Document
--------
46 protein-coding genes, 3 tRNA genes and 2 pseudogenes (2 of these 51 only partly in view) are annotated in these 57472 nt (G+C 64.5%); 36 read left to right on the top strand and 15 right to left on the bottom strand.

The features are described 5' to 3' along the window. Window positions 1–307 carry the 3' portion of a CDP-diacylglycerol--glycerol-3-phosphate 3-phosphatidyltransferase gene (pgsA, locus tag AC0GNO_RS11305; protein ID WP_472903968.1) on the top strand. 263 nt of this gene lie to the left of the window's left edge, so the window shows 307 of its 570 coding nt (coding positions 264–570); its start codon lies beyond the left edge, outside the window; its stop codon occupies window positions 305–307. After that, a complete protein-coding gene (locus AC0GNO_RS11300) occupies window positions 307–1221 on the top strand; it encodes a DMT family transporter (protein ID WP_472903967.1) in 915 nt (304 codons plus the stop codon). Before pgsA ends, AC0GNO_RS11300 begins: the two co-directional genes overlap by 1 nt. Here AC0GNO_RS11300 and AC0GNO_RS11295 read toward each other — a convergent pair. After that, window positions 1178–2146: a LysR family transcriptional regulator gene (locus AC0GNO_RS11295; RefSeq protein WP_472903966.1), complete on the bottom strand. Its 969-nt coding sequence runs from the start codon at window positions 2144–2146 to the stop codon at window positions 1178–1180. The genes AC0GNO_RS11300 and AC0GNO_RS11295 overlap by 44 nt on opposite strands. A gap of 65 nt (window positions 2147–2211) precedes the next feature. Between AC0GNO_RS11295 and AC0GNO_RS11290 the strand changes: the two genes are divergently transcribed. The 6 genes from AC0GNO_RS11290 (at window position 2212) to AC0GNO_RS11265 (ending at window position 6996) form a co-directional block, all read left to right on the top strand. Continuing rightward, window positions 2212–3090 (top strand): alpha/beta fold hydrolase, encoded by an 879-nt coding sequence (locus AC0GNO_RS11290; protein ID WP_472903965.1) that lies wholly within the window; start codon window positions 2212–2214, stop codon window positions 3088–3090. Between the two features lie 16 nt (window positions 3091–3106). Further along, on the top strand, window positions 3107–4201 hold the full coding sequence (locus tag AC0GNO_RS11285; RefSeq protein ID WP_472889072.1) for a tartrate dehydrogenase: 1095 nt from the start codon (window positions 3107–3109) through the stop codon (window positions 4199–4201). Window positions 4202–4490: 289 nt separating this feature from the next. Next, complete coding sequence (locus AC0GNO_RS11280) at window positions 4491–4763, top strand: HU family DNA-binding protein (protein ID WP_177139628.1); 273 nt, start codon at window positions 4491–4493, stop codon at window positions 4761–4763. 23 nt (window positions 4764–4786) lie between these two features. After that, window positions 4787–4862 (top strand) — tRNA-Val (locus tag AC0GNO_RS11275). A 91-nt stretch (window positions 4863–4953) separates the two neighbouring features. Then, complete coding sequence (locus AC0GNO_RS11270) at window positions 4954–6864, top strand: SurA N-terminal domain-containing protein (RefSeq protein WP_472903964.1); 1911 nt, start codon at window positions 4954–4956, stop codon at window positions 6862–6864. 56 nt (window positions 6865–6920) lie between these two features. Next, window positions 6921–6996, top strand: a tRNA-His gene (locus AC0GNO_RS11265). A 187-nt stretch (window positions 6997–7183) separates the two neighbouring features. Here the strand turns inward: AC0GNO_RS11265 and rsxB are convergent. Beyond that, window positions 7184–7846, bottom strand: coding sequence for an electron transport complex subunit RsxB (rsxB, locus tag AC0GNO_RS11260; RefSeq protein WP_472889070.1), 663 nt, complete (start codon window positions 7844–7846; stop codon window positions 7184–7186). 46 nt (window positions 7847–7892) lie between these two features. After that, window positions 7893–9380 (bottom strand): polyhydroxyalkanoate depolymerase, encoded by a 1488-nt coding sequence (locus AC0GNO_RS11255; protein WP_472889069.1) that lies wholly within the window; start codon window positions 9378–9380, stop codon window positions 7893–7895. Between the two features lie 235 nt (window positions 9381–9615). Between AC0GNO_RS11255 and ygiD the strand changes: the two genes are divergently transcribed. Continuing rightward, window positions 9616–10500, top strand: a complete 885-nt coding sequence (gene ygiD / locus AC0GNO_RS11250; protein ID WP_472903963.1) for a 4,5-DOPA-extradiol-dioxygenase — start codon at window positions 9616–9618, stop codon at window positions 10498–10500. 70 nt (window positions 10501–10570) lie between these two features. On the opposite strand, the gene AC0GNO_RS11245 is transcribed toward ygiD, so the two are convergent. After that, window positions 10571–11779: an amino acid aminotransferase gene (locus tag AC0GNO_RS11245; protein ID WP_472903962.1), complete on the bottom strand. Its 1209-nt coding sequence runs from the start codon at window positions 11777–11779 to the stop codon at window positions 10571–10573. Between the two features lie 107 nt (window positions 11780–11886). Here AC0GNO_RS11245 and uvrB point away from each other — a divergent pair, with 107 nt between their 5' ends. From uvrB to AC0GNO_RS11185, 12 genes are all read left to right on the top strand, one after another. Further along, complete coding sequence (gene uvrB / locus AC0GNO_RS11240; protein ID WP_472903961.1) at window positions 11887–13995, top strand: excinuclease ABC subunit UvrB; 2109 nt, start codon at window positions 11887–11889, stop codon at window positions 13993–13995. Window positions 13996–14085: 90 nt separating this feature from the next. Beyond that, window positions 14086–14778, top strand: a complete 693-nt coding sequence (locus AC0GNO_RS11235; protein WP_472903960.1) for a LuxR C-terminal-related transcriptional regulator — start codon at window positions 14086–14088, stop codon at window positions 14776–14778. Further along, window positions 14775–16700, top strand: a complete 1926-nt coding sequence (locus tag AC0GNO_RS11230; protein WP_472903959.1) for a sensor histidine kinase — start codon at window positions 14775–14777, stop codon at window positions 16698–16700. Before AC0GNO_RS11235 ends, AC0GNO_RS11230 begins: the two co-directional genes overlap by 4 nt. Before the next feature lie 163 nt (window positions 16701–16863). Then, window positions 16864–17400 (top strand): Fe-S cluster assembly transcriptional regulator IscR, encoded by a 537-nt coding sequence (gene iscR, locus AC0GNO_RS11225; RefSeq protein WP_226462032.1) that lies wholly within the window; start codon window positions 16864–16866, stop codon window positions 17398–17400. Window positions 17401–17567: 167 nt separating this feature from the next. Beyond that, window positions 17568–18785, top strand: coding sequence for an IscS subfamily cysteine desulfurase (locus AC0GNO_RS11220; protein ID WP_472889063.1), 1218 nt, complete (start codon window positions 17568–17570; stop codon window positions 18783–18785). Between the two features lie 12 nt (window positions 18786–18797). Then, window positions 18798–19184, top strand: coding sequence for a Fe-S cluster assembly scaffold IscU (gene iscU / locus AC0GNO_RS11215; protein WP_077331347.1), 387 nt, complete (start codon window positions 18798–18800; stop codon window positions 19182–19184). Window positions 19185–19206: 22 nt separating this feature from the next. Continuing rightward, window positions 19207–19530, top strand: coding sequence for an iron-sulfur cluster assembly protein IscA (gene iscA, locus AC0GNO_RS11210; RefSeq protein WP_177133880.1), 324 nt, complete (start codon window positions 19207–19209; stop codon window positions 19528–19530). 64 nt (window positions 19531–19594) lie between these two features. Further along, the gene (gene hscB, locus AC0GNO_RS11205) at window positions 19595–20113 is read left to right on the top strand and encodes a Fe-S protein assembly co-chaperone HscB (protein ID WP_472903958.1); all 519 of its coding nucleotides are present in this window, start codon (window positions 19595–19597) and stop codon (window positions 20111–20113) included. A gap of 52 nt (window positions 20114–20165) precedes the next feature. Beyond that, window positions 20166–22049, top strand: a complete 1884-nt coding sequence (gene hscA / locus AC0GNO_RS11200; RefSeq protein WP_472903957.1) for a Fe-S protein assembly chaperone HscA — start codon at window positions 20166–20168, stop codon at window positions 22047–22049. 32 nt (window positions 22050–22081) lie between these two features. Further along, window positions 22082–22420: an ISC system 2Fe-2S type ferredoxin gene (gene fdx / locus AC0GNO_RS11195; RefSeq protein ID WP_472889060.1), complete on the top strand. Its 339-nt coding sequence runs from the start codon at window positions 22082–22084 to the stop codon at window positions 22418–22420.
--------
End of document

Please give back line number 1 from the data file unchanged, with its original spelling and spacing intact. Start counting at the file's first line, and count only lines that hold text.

46 protein-coding genes, 3 tRNA genes and 2 pseudogenes (2 of these 51 only partly in view) are annotated in these 57472 nt (G+C 64.5%); 36 read left to right on the top strand and 15 right to left on the bottom strand.